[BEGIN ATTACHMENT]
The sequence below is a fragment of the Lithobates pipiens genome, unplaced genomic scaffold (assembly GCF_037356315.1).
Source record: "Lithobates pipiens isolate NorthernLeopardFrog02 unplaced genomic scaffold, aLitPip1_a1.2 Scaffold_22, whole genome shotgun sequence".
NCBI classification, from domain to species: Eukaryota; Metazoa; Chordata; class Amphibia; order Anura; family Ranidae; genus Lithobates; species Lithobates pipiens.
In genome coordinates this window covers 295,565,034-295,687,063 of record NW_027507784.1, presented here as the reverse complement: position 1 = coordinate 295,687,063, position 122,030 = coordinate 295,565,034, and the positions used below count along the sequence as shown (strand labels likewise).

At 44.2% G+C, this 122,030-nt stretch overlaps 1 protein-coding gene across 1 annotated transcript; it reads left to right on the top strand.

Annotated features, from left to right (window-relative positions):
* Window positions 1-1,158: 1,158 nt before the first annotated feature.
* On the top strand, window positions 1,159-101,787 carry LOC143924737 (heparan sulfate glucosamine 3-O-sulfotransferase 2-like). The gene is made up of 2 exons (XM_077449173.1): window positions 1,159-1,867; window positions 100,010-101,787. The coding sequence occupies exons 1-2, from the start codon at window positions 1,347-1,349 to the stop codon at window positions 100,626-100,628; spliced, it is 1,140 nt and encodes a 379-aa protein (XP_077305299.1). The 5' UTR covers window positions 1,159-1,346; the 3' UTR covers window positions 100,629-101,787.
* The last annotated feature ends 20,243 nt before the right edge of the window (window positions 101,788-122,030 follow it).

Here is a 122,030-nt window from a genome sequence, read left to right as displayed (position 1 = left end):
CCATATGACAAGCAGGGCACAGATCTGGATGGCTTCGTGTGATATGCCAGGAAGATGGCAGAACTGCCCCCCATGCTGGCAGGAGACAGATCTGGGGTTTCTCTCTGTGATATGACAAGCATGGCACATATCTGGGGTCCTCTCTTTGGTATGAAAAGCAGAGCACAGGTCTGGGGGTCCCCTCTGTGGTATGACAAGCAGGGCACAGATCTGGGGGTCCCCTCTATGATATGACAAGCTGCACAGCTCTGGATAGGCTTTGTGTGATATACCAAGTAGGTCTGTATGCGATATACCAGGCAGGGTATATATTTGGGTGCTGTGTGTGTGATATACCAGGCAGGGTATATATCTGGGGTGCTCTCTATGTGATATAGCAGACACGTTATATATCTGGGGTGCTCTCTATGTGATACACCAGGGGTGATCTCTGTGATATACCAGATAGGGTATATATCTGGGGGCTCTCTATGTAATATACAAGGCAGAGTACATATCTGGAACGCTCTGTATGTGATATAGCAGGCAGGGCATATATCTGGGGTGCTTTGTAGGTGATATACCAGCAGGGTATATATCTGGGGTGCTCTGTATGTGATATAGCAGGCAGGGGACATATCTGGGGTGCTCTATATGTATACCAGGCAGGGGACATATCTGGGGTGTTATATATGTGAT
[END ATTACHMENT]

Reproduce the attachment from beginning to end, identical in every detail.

The sequence below is a fragment of the Lithobates pipiens genome, unplaced genomic scaffold (assembly GCF_037356315.1).
Source record: "Lithobates pipiens isolate NorthernLeopardFrog02 unplaced genomic scaffold, aLitPip1_a1.2 Scaffold_22, whole genome shotgun sequence".
NCBI classification, from domain to species: Eukaryota; Metazoa; Chordata; class Amphibia; order Anura; family Ranidae; genus Lithobates; species Lithobates pipiens.
In genome coordinates this window covers 295,565,034-295,687,063 of record NW_027507784.1, presented here as the reverse complement: position 1 = coordinate 295,687,063, position 122,030 = coordinate 295,565,034, and the positions used below count along the sequence as shown (strand labels likewise).

At 44.2% G+C, this 122,030-nt stretch overlaps 1 protein-coding gene across 1 annotated transcript; it reads left to right on the top strand.

Annotated features, from left to right (window-relative positions):
* Window positions 1-1,158: 1,158 nt before the first annotated feature.
* On the top strand, window positions 1,159-101,787 carry LOC143924737 (heparan sulfate glucosamine 3-O-sulfotransferase 2-like). The gene is made up of 2 exons (XM_077449173.1): window positions 1,159-1,867; window positions 100,010-101,787. The coding sequence occupies exons 1-2, from the start codon at window positions 1,347-1,349 to the stop codon at window positions 100,626-100,628; spliced, it is 1,140 nt and encodes a 379-aa protein (XP_077305299.1). The 5' UTR covers window positions 1,159-1,346; the 3' UTR covers window positions 100,629-101,787.
* The last annotated feature ends 20,243 nt before the right edge of the window (window positions 101,788-122,030 follow it).

Here is a 122,030-nt window from a genome sequence, read left to right as displayed (position 1 = left end):
CCATATGACAAGCAGGGCACAGATCTGGATGGCTTCGTGTGATATGCCAGGAAGATGGCAGAACTGCCCCCCATGCTGGCAGGAGACAGATCTGGGGTTTCTCTCTGTGATATGACAAGCATGGCACATATCTGGGGTCCTCTCTTTGGTATGAAAAGCAGAGCACAGGTCTGGGGGTCCCCTCTGTGGTATGACAAGCAGGGCACAGATCTGGGGGTCCCCTCTATGATATGACAAGCTGCACAGCTCTGGATAGGCTTTGTGTGATATACCAAGTAGGTCTGTATGCGATATACCAGGCAGGGTATATATTTGGGTGCTGTGTGTGTGATATACCAGGCAGGGTATATATCTGGGGTGCTCTCTATGTGATATAGCAGACACGTTATATATCTGGGGTGCTCTCTATGTGATACACCAGGGGTGATCTCTGTGATATACCAGATAGGGTATATATCTGGGGGCTCTCTATGTAATATACAAGGCAGAGTACATATCTGGAACGCTCTGTATGTGATATAGCAGGCAGGGCATATATCTGGGGTGCTTTGTAGGTGATATACCAGCAGGGTATATATCTGGGGTGCTCTGTATGTGATATAGCAGGCAGGGGACATATCTGGGGTGCTCTATATGTATACCAGGCAGGGGACATATCTGGGGTGTTATATATGTGAT